Working with an outside consulting firm, NAA-NSA created and implemented a branding initiative including a new association name and logo.

The first order of business for the newly merged NAA-NSA was to settle upon a name and logo for the association. This was not an easy task because there were strongly voiced opinions from many quarters about what the new organization should call itself. For example, the NAA-NSA staff developed an initial list of some 25 alternatives.

Recognizing that need to reconcile the strongly felt opinions of its diverse membership, the NAA-NSA team retained the services of an outside consulting team led by Fred Hutchison (now with Fleishman-Hillard Government Relations) to assist the new association in the selection of its name and creation of an appropriate logo.
Course of Action
The consulting team recommended that the NAA-NSA poll its membership to develop statistically significant data about various name choices and explanatory "tag-lines." Following the internal survey, a telephone survey of select "external" audiences would be conducted to provide further insight into whether or not the selected name conveyed the "right" message to selected target audiences.

Internal Survey. As a first step, the consultant designed a short opinion survey that was distributed to the combined NAA-NSA membership and select others "within the family." The written surveys were returned directly to the consultant for analysis. The consultant's survey report was submitted to the NAA-NSA board of directors on October 30, 2000.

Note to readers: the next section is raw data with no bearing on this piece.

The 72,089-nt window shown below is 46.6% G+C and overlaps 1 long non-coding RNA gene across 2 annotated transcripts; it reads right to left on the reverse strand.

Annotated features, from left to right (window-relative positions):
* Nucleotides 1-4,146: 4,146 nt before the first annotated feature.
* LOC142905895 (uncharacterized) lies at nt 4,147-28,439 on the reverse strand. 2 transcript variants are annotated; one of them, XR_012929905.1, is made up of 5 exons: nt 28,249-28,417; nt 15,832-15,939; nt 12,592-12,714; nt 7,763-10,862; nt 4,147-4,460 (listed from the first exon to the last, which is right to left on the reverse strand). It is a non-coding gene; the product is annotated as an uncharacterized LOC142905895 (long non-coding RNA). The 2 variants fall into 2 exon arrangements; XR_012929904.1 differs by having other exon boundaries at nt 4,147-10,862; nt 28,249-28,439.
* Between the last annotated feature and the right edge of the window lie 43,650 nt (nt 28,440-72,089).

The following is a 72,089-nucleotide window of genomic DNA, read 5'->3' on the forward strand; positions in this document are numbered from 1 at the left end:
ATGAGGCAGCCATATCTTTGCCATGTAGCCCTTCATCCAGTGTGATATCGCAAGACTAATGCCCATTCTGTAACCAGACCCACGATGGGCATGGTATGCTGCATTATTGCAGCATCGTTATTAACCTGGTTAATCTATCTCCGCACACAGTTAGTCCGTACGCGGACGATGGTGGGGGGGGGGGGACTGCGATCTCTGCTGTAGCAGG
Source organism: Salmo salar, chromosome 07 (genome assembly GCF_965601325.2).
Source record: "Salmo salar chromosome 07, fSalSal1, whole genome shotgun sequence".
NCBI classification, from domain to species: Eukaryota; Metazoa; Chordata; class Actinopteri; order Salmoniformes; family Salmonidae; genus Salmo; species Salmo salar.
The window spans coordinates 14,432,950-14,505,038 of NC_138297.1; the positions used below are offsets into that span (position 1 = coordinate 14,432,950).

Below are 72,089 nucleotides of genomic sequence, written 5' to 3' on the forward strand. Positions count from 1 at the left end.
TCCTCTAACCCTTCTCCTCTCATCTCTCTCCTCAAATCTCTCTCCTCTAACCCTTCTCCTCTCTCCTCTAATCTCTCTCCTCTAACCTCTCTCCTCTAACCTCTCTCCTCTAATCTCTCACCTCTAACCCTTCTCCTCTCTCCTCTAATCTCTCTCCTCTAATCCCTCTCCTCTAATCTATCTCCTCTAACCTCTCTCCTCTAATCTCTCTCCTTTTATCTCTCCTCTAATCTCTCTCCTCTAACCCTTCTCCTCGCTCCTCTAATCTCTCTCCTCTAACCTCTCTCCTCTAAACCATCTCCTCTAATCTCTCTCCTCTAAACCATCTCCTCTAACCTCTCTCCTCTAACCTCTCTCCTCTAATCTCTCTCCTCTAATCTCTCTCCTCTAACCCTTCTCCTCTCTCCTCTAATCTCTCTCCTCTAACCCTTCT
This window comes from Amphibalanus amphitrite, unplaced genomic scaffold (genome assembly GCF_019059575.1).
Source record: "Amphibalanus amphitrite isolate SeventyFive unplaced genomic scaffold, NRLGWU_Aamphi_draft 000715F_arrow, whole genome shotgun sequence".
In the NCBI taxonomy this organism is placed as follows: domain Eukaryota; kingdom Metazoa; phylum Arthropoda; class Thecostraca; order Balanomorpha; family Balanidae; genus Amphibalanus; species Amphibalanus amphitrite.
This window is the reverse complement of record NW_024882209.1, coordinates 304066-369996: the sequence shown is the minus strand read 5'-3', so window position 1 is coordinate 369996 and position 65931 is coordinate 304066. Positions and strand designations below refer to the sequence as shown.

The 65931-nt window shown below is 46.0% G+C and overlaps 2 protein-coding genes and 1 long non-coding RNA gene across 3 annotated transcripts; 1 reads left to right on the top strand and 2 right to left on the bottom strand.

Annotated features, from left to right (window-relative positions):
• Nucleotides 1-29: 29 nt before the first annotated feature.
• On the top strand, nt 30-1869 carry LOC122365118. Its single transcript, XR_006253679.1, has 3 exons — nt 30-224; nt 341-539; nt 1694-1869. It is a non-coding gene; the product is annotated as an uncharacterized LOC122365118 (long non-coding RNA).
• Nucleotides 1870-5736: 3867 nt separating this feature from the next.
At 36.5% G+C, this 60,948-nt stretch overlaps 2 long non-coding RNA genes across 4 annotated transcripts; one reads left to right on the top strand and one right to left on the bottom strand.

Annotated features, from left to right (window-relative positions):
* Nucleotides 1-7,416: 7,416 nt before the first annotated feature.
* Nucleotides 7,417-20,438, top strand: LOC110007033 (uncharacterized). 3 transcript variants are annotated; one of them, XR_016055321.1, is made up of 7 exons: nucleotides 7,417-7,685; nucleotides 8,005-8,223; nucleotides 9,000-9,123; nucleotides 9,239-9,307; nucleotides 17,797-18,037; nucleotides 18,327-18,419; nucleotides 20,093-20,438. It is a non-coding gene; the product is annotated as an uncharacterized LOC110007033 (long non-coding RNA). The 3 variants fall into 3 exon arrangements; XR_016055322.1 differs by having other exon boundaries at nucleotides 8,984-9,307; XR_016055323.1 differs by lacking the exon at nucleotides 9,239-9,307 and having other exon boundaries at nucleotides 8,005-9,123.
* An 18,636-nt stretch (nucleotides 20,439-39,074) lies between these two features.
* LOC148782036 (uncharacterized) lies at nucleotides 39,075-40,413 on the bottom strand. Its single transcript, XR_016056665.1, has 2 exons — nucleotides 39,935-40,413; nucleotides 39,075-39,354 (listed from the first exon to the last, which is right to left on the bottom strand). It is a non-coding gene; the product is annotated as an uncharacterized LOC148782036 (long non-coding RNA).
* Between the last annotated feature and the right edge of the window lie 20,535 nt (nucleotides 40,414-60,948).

Findings from Internal Survey. Due to publicity and interest, the internal survey achieved a high return rate of 30%. The survey results showed that the industry preferred some variation of: "Aggregates Association," "Construction Minerals Association," or "Stone, Sand & Gravel Association." With regard to the use of a geographical "qualifier," the word "National" was the clear preference.

An important finding was that 78% of the respondents said that the use of the word aggregates would require a "tag-line" that made it clear that aggregates = stone, sand and gravel.

External Survey. Following the internal survey, in November and early December 2000, the consultant contacted some 48 people outside the NAA-NSA organization. This external survey was aimed at congressional staffers, executive branch decision-makers, and journalists.